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UnNatural Perfection (and the end of rock)
Old 17th November 2009
  #181
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boody's Avatar
 

Quote:
Originally Posted by Dean Roddey View Post
You guys are fooling yourselves. ALL the evidence supports my position. The most people music is the most downloaded music. You almost never see kids on Youtube using (or commenting on) older music. The most popular (and downloaded) music is stuff you think is horrible.

I mean, how badly do you need to believe that kids are being brainwashed so that you don't have to accept that they like the music of their generation?

That doesn't mean that they wouldn't like any of it. It's not an either/or situation. Even if they did like some older music, that wouldn't mean that they don't like Lady Gaga. They CLEARLY love Lady Gaga.
You assume that all kids are on youtube and that lady gaga is so popular only with the kids? That's quite some generalizations. Just because you think you see the signs and think this is how it is, doesn't mean it is a fact.

To put some arguments up against your reasoning: I know a lot of kids (everybody under 25 is a kid to me ) who are deep into psychedelic, beatles, led zeplin, zappa, hendrix etc etc. Lately I played on a party for 16 year olds who only wanted to hear '60 and '70 soul. I have played in Germany on a party where all the older people jumped around on lady gaga while the kids walked away bored.

That said I think there is another thing that is greatly overlooked: the focus on entertainment. Some of the really good music used to be an entertaining form of art. Obviously there is money to be made from entertainment but not so much from art. The record bizz, radio stations and all other commercial music peeps focussed on entertainment. Musical hamburgers so you will. But just because all the media is focusing on the equivalent of a hamburger doesn't mean that there is no good music left! Sure, if you watch all the commercials you might think there's no hope. But that only means you watch too much TV (bad metaphor, but I'm sure you get the picture .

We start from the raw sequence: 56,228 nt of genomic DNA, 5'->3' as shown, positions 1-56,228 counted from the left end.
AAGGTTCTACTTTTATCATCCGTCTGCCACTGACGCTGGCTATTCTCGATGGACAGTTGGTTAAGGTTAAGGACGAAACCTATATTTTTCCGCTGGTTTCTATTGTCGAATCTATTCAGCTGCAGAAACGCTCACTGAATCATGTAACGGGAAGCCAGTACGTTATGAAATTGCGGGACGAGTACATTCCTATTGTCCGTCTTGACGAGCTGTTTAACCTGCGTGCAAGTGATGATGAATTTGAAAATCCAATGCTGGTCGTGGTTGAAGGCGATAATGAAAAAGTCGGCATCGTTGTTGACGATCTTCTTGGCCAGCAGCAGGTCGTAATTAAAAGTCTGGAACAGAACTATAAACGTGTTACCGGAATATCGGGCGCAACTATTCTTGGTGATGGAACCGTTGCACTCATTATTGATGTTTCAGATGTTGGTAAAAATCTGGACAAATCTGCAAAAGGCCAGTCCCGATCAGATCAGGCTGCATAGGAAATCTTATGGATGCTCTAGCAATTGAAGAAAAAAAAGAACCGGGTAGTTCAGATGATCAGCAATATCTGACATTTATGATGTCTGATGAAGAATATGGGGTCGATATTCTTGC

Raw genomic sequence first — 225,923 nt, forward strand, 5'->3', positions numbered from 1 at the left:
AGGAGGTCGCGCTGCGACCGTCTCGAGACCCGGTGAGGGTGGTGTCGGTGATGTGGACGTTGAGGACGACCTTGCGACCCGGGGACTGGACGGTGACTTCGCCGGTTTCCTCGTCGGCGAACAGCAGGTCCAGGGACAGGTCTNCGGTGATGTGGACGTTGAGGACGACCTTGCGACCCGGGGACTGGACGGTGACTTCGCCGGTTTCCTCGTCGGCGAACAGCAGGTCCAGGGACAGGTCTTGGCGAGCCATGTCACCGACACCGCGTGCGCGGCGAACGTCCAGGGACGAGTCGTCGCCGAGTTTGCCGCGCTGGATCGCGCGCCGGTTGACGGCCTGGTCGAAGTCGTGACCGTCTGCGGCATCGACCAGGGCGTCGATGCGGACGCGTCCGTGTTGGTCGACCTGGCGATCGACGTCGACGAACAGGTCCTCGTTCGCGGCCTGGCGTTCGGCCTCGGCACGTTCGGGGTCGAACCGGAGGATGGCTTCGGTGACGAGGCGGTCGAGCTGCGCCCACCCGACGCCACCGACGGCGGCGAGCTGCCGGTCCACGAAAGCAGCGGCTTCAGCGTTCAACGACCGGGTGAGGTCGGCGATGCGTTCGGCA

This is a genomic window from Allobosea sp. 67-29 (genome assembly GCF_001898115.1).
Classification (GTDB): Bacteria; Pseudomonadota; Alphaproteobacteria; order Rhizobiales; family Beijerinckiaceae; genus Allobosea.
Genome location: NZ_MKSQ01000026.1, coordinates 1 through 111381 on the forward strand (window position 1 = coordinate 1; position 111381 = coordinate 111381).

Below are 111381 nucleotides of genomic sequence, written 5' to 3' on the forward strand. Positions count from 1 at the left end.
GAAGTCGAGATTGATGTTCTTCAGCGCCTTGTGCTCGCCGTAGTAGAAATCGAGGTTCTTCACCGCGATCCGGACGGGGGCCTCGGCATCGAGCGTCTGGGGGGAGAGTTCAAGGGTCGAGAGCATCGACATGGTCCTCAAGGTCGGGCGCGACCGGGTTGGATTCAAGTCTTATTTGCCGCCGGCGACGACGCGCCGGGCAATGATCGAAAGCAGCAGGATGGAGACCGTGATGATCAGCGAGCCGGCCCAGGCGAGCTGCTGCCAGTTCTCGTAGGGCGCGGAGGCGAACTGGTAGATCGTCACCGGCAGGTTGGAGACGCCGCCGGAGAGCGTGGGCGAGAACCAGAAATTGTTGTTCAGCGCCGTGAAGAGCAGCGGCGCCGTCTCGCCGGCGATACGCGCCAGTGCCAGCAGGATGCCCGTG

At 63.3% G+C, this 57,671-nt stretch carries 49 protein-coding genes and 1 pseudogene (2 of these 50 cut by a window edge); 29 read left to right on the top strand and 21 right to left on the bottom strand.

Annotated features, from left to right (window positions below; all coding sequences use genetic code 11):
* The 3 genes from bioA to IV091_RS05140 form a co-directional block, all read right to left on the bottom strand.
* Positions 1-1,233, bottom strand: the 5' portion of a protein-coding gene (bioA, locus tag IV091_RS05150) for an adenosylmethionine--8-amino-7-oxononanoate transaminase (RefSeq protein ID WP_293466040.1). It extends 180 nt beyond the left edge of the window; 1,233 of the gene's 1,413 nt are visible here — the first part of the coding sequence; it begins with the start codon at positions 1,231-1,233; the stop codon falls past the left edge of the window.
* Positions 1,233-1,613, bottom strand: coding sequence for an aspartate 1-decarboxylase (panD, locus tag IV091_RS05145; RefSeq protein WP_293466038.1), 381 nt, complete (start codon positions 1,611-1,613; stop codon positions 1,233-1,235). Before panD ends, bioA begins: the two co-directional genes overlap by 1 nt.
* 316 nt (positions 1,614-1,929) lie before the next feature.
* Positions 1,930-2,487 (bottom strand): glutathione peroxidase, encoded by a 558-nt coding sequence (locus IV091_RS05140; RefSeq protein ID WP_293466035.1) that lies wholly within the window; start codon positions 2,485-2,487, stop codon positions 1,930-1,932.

The only thing that I do believe is true: great music for the masses is, at this moment, almost a contradiction. To use the hamburger again: hamburgers are for the masses and mcdonalds and equivalents rule the inner cities and dominate with advertising all around the world, good food can be found in your local restaurants if you know where to go.

We need another business model: people are looking for good music, but they have trouble finding it. Who will show the way? CDs are on the way out, marketing mechanisms focus on flashy entertainment. How can we earn a living with making music that is an artistic expression instead of merely commercial entertainment for the herds? Those are the real issues imho.

my 2cts of course
Old 17th November 2009
  #182
Gear Maniac
 
Harry Hughes's Avatar
 

For what it's worth, I really dug some of John William's (the classical guitarist) classical guitar pieces when I was about 11 years old or so, and when I was 15 I listened to 70s prog rock like Yes, Genesis and Pink Floyd a lot, as well as some of the modern prog rock/metal. I'm 21 years old now and my taste in music has expanded to incorporate even more obscure and complex kinds of music (avant garde, extreme metal, 20th century classical), but I've also gained a better appreciation of some simpler stuff like Paramore (but hey, the last 2 albums have killer production anyway)
I was and still am pretty much oblivious to what's on the radio (I discovered Paramore through a friend, although they might have been on the radio, I have no idea since I don't even own a radio), but I can sometimes see that even in some music that appears pretty simple on the surface, such as Paramore, has some surprising complexities to it.